Former Humphrey Fellow sponsors Public Achievement in Zimbabwe

My organization has just signed a grant agreement to test Public Achievement methodology in two of Zimbabwe's districts namely Goromonzi and Mazowe!  We are so excited as an institution as this is the first time Public Achievement will be implemented in Zimbabwe. We will not be implementing it in schools as the case in US...we're going to be utilizing "free spaces" to implement our project and we hope it will all work out.
A newspaper article that covered our story when we wrote a letter to the Ministry of Education on this:

Gladys Kudzaishe Hlatywayo
ZIMCET Director
1 Greentrees Gardens
44 Southey Road
Office Line: +263 86 4405 8312

Sent by Dennis Donovan, Lecturer at Humphrey School and National Organizer for Public Achievement.
The Sabo Center for Democracy and Citizenship developed Public Achievement as a youth civic organizing model in 1990. Today, Public Achievement is used in schools and communities in several states and around the world in Turkey and Eastern Europe, South Africa, Northern Ireland, and Gaza and the West Bank.

An internationally-recognized model
Public Achievement has been recognized as one of the best youth citizenship education efforts in the world. In 2007, it was named one of 15 finalists for the prestigious Carl Bertelsmann prize. Awarded annually since 1981, the international award recognizes “innovative approaches and outstanding ideas that help shape and further develop democratic societies.” A high school student in Albania says that Public Achievement taught her “how to share ideas and make a project. I learned that my voice can be heard, that I can do something for my school, my community, myself.”
Evaluation Brief of Public Achievement by RMC Research (2006)

Public Achievement in schools
The Public Achievement organizing model recognizes that people of every age have skills, talents and ideas, and that by learning to work strategically with others they can solve problems and build sustainable democratic societies. In a school setting, young people form teams to take action on a public problem that is important to them (for example, driving out gang activity or improving classroom space). The team works with a coach—typically a teacher or college student—to develop an action plan. Through practice and reflection, the team members develop public skills and confidence.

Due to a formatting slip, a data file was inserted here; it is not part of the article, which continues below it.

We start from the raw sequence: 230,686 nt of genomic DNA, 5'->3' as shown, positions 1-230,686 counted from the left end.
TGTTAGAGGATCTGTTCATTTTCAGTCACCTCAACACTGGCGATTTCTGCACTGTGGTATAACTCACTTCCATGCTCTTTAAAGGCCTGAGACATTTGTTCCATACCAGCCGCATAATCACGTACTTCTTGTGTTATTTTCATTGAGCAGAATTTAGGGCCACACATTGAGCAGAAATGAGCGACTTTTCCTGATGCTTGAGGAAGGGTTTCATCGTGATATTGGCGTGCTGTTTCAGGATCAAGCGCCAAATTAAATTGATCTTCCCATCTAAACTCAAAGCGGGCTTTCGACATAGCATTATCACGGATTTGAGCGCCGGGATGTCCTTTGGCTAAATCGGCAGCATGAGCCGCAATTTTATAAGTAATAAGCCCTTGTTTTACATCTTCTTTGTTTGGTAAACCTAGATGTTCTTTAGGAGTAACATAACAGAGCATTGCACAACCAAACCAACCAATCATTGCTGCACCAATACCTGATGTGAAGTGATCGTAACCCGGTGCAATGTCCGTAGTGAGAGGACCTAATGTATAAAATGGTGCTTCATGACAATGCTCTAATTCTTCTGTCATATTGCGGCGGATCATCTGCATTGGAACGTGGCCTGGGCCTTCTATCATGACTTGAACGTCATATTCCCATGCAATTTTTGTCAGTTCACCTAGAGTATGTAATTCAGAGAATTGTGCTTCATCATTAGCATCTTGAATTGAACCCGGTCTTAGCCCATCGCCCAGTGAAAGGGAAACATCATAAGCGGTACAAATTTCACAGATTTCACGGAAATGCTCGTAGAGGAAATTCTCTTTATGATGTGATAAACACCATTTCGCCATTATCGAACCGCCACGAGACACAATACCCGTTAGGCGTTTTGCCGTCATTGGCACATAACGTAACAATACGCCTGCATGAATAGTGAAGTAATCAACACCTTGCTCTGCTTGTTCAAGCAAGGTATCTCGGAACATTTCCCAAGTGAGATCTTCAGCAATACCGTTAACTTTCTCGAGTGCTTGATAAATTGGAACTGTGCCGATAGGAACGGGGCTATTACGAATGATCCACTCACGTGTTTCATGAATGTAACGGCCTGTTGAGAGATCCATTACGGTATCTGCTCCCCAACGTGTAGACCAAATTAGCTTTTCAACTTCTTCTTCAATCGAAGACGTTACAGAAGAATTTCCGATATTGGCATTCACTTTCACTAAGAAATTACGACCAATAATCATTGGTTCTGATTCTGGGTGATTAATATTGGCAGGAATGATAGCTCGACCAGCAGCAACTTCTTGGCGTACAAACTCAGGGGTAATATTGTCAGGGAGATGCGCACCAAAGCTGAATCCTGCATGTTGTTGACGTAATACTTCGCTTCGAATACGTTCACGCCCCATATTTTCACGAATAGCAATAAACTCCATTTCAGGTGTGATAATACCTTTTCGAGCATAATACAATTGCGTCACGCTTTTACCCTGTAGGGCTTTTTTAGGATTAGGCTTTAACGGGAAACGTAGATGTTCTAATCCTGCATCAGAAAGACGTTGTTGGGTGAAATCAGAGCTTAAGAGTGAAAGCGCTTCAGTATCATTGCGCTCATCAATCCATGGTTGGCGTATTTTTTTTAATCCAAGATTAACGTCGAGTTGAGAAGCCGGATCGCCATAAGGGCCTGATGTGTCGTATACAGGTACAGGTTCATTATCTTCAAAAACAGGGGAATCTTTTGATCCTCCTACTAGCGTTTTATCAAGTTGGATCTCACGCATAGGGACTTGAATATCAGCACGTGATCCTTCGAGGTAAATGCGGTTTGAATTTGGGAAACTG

Harry Boyte, Senior Scholar in Public Work Philosophy

Harry Boyte is an architect of the Center for Democracy and Citizenship’s public work approach to civic engagement and democracy, and the creator of Public Achievement. Boyte has worked with a variety of foundations, and non-profit, educational, and citizen organizations in the United States and abroad concerned with community development, citizenship education, and civic renewal.
Boyte served as a senior advisor to the National Commission on Civic Renewal and presented research findings at a Camp David seminar on the future of democracy. He is the author of nine books on citizenship, democracy, and community organizing, and his writings have appeared in more than 100 publications including the New York Times, Perspectives on Politics, Kettering Review, and the Wall Street Journal. In the 1960s, he worked for the Rev. Martin Luther King, Jr. as a field secretary with the Southern Christian Leadership Conference in the Civil Rights Movement.
Boyte teaches graduate and undergraduate courses on organizing theory and practice at the University of Minnesota’s Hubert H. Humphrey Institute of Public Affairs, and is in demand as a keynote speaker with faculty, students, and professionals.

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